A few months ago, I came across a YouTube video of a mega-cool implementation of the Tetris game created by the folks at SparkFun. If you look at the video below, you will see that -- in addition to containing a tri-color light-emitting diode -- each pixel (picture element) also acts as an input device in the form of a push-button.
Now, truth to tell, I've never been much of a game player, be it board games or computer games, but I'm a sucker for flashing colored lights ("Oooh, shiny!"). As soon as I saw the first video, it totally captured my attention, so I rooted around YouTube some more, and found other demonstrations of various effects one can present on such a panel; for example, the "Droplets of Color" effect shown in the following video:
Initially, I wondered if the folks at SparkFun offered these panels for sale, but it turns out that this was just a one-off creation they had built using various "bits and pieces" they sell. In fact, Chris Taylor was kind enough to send me a couple of items to play with. First of all, we have a translucent silicon rubber button pad with 16 buttons:
Top-side view of the translucent silicon rubber button pad.
This is just a picture I took with my iPhone in my office, so you will have to excuse the fact that the colors are a little washed out. You will just have to take my word for it that this actually has a very pleasing translucent pearl-like coloring. I've played with tri-color LEDs before; the trick is to be able to mix and diffuse the light from the three RGB (red, green, blue) sub-elements. The material used in this button pad looks to be ideal for the job.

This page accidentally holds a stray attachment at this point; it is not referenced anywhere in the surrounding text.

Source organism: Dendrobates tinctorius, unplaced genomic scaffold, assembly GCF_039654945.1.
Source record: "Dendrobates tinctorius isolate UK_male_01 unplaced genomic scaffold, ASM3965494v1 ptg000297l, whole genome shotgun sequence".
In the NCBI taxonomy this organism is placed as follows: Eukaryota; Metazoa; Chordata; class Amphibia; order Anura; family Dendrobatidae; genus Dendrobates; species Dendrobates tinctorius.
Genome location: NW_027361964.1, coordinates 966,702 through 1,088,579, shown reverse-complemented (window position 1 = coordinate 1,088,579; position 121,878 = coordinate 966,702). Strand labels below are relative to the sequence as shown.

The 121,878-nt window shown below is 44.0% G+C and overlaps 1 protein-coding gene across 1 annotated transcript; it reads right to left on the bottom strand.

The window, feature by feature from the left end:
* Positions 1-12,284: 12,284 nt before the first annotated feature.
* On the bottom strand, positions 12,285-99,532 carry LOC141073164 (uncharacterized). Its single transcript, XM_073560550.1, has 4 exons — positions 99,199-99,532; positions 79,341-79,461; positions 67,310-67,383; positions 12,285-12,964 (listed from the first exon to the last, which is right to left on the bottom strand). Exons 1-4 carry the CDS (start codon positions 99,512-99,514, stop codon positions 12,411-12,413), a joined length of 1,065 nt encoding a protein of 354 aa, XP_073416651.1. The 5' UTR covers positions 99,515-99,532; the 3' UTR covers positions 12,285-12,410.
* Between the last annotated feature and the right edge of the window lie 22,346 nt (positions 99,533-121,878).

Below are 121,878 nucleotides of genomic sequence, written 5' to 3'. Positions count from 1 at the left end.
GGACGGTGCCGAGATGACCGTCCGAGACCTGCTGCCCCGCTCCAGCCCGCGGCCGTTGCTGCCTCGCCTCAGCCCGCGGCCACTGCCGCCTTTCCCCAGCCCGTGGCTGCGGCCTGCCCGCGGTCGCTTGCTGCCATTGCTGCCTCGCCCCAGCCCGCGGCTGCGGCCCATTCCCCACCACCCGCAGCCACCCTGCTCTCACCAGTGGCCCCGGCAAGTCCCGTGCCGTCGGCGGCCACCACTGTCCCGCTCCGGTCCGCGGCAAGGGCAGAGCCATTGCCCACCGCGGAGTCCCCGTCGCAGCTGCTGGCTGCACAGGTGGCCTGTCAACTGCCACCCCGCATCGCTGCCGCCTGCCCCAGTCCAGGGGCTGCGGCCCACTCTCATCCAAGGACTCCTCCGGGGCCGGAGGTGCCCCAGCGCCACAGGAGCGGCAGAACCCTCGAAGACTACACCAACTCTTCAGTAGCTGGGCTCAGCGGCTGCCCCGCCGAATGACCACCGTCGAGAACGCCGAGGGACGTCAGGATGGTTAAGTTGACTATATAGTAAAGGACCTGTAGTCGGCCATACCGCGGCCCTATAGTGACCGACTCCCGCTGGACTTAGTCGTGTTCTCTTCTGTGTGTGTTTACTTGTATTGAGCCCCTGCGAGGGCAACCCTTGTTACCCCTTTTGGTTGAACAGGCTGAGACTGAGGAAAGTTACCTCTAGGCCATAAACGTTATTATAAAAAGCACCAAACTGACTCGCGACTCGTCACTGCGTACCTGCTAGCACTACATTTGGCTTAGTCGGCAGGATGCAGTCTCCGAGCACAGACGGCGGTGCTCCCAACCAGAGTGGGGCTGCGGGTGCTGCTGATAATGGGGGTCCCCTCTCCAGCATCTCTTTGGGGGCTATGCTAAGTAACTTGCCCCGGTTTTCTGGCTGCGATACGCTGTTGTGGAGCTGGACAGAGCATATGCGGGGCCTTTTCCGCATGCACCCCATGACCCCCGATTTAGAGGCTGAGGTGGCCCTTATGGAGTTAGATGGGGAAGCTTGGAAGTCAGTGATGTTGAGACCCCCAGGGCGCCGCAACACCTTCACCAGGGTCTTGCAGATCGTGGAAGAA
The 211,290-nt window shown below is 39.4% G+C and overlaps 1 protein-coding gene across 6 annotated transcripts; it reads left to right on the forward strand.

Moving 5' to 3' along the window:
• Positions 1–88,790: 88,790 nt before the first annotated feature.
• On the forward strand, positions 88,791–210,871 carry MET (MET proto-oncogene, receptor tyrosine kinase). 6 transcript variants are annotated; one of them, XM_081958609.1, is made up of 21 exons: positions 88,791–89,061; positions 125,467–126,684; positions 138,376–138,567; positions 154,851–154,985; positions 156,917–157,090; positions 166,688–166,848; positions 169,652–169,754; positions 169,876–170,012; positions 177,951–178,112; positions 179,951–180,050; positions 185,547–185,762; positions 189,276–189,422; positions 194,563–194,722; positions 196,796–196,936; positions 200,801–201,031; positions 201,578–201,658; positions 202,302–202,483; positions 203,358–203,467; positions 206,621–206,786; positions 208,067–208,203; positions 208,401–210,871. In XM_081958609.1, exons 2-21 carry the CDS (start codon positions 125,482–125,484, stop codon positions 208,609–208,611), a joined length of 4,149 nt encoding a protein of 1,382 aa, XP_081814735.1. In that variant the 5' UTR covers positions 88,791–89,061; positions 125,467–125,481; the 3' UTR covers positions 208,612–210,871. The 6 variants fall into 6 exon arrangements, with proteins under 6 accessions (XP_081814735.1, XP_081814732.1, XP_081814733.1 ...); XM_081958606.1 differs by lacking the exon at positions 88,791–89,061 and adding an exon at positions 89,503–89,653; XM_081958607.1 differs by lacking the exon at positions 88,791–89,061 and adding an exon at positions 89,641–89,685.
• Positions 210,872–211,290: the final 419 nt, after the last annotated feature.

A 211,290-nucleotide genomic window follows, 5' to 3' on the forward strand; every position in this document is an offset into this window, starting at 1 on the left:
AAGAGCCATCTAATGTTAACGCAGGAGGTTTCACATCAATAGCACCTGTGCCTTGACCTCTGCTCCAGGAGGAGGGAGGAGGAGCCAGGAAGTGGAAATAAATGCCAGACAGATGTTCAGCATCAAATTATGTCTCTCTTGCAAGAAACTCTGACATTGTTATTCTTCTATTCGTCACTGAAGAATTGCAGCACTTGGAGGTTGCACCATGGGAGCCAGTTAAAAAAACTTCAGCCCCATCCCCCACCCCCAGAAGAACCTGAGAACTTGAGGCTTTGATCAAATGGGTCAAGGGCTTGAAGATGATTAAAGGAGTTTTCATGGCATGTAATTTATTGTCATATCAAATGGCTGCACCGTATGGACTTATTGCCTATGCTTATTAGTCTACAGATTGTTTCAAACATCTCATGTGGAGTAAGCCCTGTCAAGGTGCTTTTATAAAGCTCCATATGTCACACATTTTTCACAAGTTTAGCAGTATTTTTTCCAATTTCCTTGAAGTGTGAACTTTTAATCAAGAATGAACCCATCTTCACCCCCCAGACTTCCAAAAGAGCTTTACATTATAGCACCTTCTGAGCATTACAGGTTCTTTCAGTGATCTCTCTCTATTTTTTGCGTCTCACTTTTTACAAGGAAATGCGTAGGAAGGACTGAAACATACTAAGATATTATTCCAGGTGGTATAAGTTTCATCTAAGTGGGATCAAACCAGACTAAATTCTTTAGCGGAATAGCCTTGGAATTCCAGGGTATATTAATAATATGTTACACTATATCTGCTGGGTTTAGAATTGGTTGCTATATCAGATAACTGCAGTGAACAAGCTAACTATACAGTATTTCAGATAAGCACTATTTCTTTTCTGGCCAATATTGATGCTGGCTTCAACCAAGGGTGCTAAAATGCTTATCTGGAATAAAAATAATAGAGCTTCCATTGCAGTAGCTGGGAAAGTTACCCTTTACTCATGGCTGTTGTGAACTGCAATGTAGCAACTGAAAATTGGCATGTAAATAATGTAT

Another thing you will have to take my word for is the very pleasing tactile feel associated with pressing the buttons. The way in which each button is formed means that you feel a definite "click" when you press the button down. On the backside of the pad, we see that there is a circle of conducting material associated with each button:
Back-side view of the translucent silicon rubber button pad.
When you press a button, this conducting material can be used to make a connection on a printed circuit board mounted under the button pad.
That is a nice project. I remember finding some youtube videos of some kind of capacititve sensor led walls. They would change colors when you walked past them or wiped your hands across them. I'm guessing they have something like the Q-Prox product line in them.
Max, in life it's always better to not expect anything from anybody or follow the give and take policy. Then naturally everything comes on your own way. With all the due respect am saluting you and hopes this cam make you more happy.
The appellation "primary colors" refers to a small collection of colors that can be combined to form a range of additional colors, but which "small collection of colors" should we use as our primaries?